It is the biggest fear people have about serious, nonmonogamous relationships. It’s one of the biggest excuses people make. Even people who admit that monogamy doesn’t work experience a lot of fear and angst about this.
I mean hey, Suzi and Don had an open relationship, and Suzi eventually fell in love with one of her side-guys and left Don. It’s happened to celebrities too. And I read such-and-such book about open relationships and it said that it happens all the time. So, damn. Maybe I should just go monogamous. I don’t want the love of my life leaving me for someone else they have sex with!!! It’s just too risky. Yeah, monogamy sucks and doesn’t really work, but at least my odds are better in terms of hanging on to my sweetie… right?
I shall explain why.
This gets back to the specific definition of OLTR, and why there are specific rules and parameters around the OLTR. An OLTR is not just an open relationship – it’s an open relationship with safeguards in place to specifically prevent the problem everyone is worried about; that of your lover leaving you for one of his/her side-people.
As I’ve explained many times, both here and in my books, in an OLTR relationship, side-women are only allowed to be FB’s and nothing more. That means you can have sex with women on the side, but you can’t date or get emotionally intimate with these people.
This differs from a MLTR, where you are allowed to get as emotionally intimate with other people as you like, i.e. you can have multiple MLTR’s and get as romantic and loving with them as you want.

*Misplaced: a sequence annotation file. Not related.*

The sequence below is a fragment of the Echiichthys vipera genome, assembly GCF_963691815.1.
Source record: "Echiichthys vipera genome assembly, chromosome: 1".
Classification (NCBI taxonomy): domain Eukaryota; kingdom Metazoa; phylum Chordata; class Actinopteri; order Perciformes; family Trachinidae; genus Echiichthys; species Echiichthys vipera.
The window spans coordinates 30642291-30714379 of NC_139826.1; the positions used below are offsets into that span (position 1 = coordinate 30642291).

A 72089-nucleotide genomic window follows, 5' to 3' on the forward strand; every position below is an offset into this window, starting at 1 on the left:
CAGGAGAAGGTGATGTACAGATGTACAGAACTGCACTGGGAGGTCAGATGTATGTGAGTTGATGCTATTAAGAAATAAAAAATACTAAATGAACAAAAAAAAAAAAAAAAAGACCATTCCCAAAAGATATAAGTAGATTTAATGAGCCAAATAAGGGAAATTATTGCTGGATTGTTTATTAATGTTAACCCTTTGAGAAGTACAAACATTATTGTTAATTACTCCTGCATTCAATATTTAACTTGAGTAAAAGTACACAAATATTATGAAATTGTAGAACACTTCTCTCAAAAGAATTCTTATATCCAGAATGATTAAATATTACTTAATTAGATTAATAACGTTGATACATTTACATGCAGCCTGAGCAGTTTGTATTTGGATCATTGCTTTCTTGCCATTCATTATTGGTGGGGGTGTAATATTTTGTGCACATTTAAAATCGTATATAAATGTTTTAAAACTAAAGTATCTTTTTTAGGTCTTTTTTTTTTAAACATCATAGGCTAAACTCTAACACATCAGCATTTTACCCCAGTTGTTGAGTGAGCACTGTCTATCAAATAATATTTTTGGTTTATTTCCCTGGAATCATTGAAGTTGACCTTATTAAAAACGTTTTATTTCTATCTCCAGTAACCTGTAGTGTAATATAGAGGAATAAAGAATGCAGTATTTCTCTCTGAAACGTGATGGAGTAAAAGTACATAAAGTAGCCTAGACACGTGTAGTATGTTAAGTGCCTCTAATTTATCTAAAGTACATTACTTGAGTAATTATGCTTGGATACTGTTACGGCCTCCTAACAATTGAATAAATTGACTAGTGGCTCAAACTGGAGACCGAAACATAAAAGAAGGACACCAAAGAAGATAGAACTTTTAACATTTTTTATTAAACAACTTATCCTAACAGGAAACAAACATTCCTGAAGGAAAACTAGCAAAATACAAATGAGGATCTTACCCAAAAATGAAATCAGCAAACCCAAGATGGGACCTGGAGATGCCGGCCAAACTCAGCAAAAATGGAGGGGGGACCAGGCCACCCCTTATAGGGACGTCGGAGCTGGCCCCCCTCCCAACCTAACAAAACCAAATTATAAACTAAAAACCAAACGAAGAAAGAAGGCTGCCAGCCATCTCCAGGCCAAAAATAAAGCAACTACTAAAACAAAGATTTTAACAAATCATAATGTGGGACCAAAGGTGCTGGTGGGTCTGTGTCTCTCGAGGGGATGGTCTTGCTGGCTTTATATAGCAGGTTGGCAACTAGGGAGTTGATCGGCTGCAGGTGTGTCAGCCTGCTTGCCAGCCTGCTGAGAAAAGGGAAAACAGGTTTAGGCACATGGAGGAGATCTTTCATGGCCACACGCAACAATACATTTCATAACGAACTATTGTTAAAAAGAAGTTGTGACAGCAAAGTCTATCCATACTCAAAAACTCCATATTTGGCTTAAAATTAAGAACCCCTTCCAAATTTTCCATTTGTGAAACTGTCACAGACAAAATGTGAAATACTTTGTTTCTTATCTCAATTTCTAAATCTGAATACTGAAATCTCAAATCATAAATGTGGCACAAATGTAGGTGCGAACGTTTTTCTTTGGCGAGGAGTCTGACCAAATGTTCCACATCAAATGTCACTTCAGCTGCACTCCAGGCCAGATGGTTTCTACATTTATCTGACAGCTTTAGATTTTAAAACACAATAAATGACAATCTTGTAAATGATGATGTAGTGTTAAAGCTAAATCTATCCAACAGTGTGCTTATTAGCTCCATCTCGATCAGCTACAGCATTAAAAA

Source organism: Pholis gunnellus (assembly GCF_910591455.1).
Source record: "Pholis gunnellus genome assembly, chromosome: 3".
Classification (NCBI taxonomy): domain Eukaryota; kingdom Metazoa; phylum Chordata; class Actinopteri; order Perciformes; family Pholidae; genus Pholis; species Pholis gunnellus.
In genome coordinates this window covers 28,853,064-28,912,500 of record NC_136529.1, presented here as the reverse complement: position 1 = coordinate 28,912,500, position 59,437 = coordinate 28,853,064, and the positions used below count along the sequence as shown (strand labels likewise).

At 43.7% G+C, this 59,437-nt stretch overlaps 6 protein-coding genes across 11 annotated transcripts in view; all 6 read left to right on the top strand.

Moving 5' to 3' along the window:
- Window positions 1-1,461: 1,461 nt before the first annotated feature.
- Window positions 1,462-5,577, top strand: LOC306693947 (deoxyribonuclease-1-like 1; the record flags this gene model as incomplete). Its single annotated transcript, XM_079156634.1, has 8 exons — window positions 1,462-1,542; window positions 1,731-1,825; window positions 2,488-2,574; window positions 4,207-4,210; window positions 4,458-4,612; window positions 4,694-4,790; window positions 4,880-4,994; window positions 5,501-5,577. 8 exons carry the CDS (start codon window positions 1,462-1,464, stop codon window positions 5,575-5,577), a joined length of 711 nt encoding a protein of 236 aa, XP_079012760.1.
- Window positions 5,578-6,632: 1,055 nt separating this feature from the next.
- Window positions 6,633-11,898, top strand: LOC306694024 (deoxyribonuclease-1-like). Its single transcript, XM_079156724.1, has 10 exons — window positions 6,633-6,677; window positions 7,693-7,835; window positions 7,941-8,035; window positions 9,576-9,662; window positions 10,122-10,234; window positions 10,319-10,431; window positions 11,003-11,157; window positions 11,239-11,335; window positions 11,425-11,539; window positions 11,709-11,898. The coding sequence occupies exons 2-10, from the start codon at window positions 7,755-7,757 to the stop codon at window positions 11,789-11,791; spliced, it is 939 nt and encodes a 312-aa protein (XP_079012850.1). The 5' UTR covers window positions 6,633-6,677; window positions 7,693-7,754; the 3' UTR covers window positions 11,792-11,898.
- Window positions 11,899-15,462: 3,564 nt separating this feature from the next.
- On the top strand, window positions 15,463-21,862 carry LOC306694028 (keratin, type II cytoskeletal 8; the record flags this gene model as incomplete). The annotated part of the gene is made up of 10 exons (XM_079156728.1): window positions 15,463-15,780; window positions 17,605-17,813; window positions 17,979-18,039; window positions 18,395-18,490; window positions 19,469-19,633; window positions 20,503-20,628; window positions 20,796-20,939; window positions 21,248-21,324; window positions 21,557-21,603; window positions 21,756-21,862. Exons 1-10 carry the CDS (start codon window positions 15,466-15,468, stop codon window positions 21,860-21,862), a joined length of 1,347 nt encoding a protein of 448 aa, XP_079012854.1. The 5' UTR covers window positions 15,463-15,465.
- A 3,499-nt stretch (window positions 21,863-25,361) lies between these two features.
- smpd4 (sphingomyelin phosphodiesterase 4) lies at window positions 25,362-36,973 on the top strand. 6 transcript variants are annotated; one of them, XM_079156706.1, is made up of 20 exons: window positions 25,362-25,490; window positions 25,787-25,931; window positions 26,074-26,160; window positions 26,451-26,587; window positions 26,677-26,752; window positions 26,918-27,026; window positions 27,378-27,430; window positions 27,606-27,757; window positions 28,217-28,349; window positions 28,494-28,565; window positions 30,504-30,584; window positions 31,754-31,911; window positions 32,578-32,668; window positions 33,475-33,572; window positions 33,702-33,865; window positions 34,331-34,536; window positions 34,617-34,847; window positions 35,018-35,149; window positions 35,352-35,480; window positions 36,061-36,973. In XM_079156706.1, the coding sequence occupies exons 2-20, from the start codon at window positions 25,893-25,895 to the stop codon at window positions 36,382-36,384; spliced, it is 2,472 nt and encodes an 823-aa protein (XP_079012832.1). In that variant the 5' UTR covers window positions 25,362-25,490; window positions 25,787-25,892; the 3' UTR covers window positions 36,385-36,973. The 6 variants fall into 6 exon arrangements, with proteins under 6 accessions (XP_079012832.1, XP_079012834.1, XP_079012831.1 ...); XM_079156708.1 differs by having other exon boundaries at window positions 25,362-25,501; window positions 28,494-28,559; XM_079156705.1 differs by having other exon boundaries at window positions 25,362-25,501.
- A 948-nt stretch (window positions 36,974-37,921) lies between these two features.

As most of you know, I’m currently in an OLTR with Pink Firefly. This means I can have sex with FB’s on the side, and do all the time. She is also allowed to have men on the side as FB’s if she wishes. However, there is a very strict set of limitations for how we behave with these people. These limitations are so important that it’s likely our entire relationship would end if any of them were violated. That’s how serious we are about these limitations… and that’s exactly how an OLTR should be. Otherwise, you should just have MLTR’s.
Since my side-women are all FB’s, I can have sex with them, and I can talk to them a little bit as friends, but that’s literally all I can do (unless Pink Firefly specifically asks me to do more with them, and that has happened, but that’s both an exception to the rule and beyond the scope of this article).
This means I do not:
- Spend the night with my FB’s.
- Spend any degree of nonsexual time with my FB’s.
- Have long, deep, intimate talks with my FB’s.
- Take my FB’s out on dates of any kind.
- Call my FB’s whenever I’ve had a bad day.
- Go on trips with my FB’s.
- Spend any time with my FB’s whatsoever unless we’re having sex or having a reasonably brief, friendly conversation right before or right after sex.
As you can see, if a man or a woman in an OLTR is operating under such a strict set of conditions with these people, it makes it very difficult, if not impossible, to create an environment where more romantic feelings will occur in the first place.
Let’s take the opposite scenario and examine how most people do open relationships. They basically sit down and declare that the relationship is emotionally exclusive, but sexually open. I’m only going to love you and you’re only going to love me, but we can both have sex with other people on the side if we want. So far, so good. That’s standard OLTR stuff.